Old as Dirt & Under the Knife

Marco’s Tumor September, 2014: Age 12

It’s been 11 days since Marco’s surgery and I’m happy to report that it was a success.

He’s officially 14-years-old and recovering like a champ.

I don’t know why I’m surprised, but I am. Pleasantly.

I was a little let down that the tumor, as big as it was, only weighed four pounds. I had the number 15 in my head, but I suppose it wasn’t as dense as a kettlebell.

It put perspective on the ratio of fat mass to weight for me. The good news is that it was four pounds. That means I only have a good 20 to lose, not 75. Even still, that will take more than a scalpel, anesthesia, thread, and a free afternoon. I digress. Marco’s tumor is gone and I simply need to do more cardio. Dammit.

Marco’s Tumor August, 2015: Age 13

Removing the tumor was the main procedure. He also had two small cysts removed. One was near his eye and the other was lodged between two toes on his back paw. The toes had to be sewn together upon removal. Yes, this puppy has lumps for days.

You should have seen Denver. We actually called him Lumpy.

We picked Marco up the day after surgery and the poor thing looked messier than I ever have.

He had a discharge drain coming out of his main wound which was held together by what looked like a 7-inch stitched zipper. His eye had stitches and his back paw was in a cast. You could hear his odd clomp well before you could see him.

After what had to be a confusing 30 hours, he had an infectious amount of anxiety. All I could think about was how the medication better calm this old dog down.

MarcoJuiceThe vet reviewed the important stuff – empty the drain, apply compresses, medication, restrict movement, and constant monitoring. They lost me at ‘confine him to a small space.’

“The pain meds will make him sleep, right?” I asked.

“They should.”

No problem.

Of course, they gave us one of those lampshade cones. Does anyone really use those? I used one, one time, with Denver. I’m not sure that even qualifies as use. I’ve held planks longer than that thing stayed on.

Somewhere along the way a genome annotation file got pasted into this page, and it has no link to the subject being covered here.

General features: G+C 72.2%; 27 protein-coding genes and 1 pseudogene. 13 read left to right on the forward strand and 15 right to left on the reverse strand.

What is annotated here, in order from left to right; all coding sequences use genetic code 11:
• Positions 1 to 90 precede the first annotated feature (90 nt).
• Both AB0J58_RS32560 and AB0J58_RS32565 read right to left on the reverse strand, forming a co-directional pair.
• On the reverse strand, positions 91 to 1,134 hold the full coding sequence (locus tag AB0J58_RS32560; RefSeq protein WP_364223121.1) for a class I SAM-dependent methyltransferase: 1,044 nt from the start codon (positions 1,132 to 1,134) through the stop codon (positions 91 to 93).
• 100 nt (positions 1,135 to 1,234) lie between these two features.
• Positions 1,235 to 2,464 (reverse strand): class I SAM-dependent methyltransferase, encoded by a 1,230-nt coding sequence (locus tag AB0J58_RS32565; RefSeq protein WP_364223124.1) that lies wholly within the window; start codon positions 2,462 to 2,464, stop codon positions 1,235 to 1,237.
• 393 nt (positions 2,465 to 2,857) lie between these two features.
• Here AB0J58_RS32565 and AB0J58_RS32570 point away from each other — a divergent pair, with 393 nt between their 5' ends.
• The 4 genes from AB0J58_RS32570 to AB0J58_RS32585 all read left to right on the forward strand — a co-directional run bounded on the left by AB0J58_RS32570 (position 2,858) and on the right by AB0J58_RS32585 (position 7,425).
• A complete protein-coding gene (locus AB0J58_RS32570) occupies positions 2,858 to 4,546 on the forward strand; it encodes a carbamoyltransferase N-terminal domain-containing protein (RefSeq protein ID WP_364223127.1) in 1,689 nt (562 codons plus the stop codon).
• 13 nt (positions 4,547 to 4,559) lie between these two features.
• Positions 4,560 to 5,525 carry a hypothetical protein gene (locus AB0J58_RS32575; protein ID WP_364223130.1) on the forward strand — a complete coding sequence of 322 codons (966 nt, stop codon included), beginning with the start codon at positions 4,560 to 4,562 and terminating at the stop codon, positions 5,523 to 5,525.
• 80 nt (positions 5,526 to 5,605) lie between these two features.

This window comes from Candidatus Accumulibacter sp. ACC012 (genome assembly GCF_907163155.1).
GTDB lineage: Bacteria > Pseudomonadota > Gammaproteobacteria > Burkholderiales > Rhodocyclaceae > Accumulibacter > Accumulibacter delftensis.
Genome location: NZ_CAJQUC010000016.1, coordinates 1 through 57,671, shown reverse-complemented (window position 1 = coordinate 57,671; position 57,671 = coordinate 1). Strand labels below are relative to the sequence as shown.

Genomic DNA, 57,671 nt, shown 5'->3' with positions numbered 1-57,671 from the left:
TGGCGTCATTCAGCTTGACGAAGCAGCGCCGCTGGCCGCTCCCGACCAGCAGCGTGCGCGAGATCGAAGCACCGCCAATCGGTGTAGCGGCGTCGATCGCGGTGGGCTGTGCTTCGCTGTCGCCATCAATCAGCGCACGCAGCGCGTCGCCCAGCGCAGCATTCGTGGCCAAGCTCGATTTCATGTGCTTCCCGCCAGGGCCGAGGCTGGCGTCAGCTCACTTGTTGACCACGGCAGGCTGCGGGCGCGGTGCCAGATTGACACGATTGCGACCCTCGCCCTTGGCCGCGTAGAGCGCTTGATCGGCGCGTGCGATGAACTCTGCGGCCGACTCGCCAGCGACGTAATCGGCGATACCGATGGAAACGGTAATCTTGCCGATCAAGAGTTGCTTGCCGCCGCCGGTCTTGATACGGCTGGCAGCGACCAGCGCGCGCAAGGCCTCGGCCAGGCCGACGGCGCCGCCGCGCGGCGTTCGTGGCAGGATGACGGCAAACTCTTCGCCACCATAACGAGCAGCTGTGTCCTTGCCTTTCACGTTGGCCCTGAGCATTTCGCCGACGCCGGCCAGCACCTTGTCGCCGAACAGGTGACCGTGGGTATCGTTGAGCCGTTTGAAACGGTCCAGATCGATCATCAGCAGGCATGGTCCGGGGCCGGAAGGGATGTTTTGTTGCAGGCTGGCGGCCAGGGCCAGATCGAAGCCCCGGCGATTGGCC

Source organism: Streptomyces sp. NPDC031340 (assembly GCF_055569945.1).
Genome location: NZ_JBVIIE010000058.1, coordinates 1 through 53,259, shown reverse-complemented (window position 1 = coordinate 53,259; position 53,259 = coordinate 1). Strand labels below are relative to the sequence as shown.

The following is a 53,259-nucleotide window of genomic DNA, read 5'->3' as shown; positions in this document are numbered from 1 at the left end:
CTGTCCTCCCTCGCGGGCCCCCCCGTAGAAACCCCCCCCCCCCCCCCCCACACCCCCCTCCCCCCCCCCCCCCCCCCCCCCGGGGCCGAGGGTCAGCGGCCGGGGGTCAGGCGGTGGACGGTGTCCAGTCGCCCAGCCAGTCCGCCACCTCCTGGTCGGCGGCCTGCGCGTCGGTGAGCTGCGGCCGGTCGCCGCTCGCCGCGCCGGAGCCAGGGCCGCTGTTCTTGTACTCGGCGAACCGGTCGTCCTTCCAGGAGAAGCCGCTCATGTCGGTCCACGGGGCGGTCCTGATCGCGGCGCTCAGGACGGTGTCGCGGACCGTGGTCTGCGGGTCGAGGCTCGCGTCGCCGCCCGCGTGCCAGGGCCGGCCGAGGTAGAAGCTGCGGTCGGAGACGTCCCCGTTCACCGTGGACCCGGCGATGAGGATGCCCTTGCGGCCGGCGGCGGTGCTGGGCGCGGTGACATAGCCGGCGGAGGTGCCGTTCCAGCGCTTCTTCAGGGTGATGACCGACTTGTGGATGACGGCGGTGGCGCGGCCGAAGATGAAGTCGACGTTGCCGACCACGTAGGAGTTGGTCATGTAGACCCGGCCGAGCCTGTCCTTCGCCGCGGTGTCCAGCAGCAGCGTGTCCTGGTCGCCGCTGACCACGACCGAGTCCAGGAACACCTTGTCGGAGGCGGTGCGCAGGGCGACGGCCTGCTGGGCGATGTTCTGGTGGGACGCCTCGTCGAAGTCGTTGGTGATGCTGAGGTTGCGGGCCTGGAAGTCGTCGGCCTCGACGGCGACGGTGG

Some breeds might do alright with cones. Not Weimaraners.

MarcoTalonsBack at the Pad – The first night back was a breeze! Either Marco was high or simply tired from being stressed. Bottom line, he slept.

The next morning, Marco’s drain tube disconnected. I only emptied it three times before it slid out. Within 24 hours, Marco was back at the hospital. No, the cone wouldn’t have helped.

Turns out, they couldn’t replace the drain without cutting him open again so they left it out and it was no big deal.

I slept with Marco on the couch for the next week. He’s a cuddle freak.

He was on a cycle. Food, pills, randomly walking around, and sleeping. Occasional potty break. Repeat. Perfect. And, he likes the same shows I do. Imagine that. Soulmates.

MarcoPostOpNurseTomorrow he gets all his stitches out and the cast removed. That’s good because I’m running out of wool socks to muffle the noise.

If my math is right, he’s almost 100. 12 years is the average life expectancy of a Weimaraner. Denver was 12. Marco is a trooper.

I’m not sure he knows what happened, but he looks more comfortable. I believe we made the right decision.

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